Focusing-Oriented Psychotherapy:  A Manual of the Experiential Method

By Eugene T. Gendlin

The Guilford Press

72 Spring Street, NY 10012



“One client who had an abusive experience as a child, could imagine no way she could ever heal, except to make it “unhappen.”  Eventually she said she would have been all right in those years if there had been someone to talk to about it.  Nothing could have made it unhappen, of course, but she and the person could have “sat on a log together.”  I am here in such a way that a client can sit on a log with me.

This means that we do not need to have an answer to the client’s stuck places.  Sometimes there are real answers.  However, usually we have answers because we have not yet understood the problem.  When we reach the stage where we have no answer either, then we have really understood.  (Gendlin/FOP/290)”

This reminds me of sitting on the log with the ants – for hours and hours, and never having had a thought other than to notice the beauty of the perfect world around me.  Maybe that was exactly enough, even though it no doubt meant I was not conscious.


“The Person in There”

“In my student days, one of the most useful things anyone told me was:  “There is always a person in there.”  In infants and senile people, seemingly worthless people and seemingly stupid children, there is someone in there.  Usually it is an embattled person struggling to live somehow with (or in spite of) all the inner and the outer content.  (Gendlin/FOP/287)”


“There is often so much unlovely stuff in a client, which cannot genuinely be regarded positively.  But I see no contradiction because, as I formulate it, unconditional positive regard is for the embattled person in there, not for the stuff.  The person in there is up against that same stuff, struggling to live with or in spite of it all, all the time.  I do not mean that it is always easy to feel for every person struggling inside, only that there is no contradiction here.

“Many people look at a person and see someone smart, or a jerk, a neurotic, a shy person, a Ukrainian, a psychologist, or a salesman.  People are these things, of course, but much more importantly, people are the one that is in there.

“There are various ways to think about this.  We can elevate the person as a spiritual essence, or reduce the person to an absurd bit of temporary flotsam.  But either way the person is in there, struggling, trying to live.  When we meet someone’s glance, someone is there, looking back.  That might feel good or make us nervous, but someone is there.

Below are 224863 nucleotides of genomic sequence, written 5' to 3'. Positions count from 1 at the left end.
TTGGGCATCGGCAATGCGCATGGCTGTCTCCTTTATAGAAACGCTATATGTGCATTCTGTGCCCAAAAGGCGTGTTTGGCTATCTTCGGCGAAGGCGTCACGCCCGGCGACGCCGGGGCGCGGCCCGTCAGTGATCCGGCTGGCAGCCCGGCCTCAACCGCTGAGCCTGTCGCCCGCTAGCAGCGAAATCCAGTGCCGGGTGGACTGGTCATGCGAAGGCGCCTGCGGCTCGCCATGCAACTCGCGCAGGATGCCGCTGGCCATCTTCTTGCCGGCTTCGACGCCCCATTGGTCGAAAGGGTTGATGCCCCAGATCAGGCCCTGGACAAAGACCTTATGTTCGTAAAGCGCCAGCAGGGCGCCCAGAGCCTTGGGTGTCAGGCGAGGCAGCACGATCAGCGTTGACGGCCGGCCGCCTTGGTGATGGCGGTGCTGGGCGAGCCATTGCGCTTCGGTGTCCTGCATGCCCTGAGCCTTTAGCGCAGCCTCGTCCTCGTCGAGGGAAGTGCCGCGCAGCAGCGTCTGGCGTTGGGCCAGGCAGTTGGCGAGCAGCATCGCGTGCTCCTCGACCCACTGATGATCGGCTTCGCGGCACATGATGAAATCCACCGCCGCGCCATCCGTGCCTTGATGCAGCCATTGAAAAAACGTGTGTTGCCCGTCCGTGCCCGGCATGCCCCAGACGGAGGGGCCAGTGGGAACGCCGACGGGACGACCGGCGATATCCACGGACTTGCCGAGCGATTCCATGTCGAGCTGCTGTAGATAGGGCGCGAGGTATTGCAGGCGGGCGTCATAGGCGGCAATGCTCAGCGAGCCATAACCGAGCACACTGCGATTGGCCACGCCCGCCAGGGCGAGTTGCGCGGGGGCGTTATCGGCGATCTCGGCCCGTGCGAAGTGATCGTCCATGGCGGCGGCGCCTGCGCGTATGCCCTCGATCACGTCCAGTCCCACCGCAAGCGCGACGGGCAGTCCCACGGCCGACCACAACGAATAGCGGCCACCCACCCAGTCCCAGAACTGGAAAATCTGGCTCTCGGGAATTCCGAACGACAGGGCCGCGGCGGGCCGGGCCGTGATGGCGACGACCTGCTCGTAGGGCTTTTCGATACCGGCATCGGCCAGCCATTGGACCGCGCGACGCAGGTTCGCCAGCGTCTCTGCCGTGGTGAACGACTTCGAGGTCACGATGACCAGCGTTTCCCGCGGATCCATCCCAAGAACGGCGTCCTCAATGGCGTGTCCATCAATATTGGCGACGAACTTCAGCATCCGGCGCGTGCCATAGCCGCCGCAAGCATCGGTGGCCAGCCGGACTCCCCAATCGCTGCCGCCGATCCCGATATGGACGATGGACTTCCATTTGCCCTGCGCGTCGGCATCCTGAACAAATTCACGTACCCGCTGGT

“Who looks back is not the person’s traits or experiences, not the felt sense either.  A person is not a felt sense; a person has a felt sense.  The person looking at you is none of the content.  Content does not look at you.

“Whether the client looks or not, someone is in there.  The basic interactional framework in which I practice therapy consists of putting nothing between, and sitting down with the person in there.  (Gendlin/FOP/287)”


“I know that every person has a deeper continuity even if at present it seems to be missing.  The client who looks out at me may feel thin and helpless.  The deeper (Gendlin/FOP/287) continuity may be lost or covered over, silenced, shut away since early childhood.  But I know it is still there.

“Instead of living from themselves, many people can only select what seems the best way one might feel.  Then they try to believe that they feel that.  In spite of this, there may still be a lot of anger, bitterness, and fear, a shakiness and no continuity, deep down.

“Clients sometimes report a loss of self:  “I feel empty inside” or “I don’t think I have any real self.”  The person looking at me reports the loss or lack of a deeper self.

“Such clients value the moments during therapy when they come inwardly alive.

“When a client reports having no self, being dead or absent inside, I say:  “I know there is a you way under there, and we won’t stop till we find it….

“It is like a person lost beneath the ruins of a gutted building.  As we walk through we might hear a tapping from far down.  Surely we would not walk by just because it is slight.  (Gendlin/FOP/288)”


there’s lots on image in this book and about connecting them to the body – call this book back in later for my next writing

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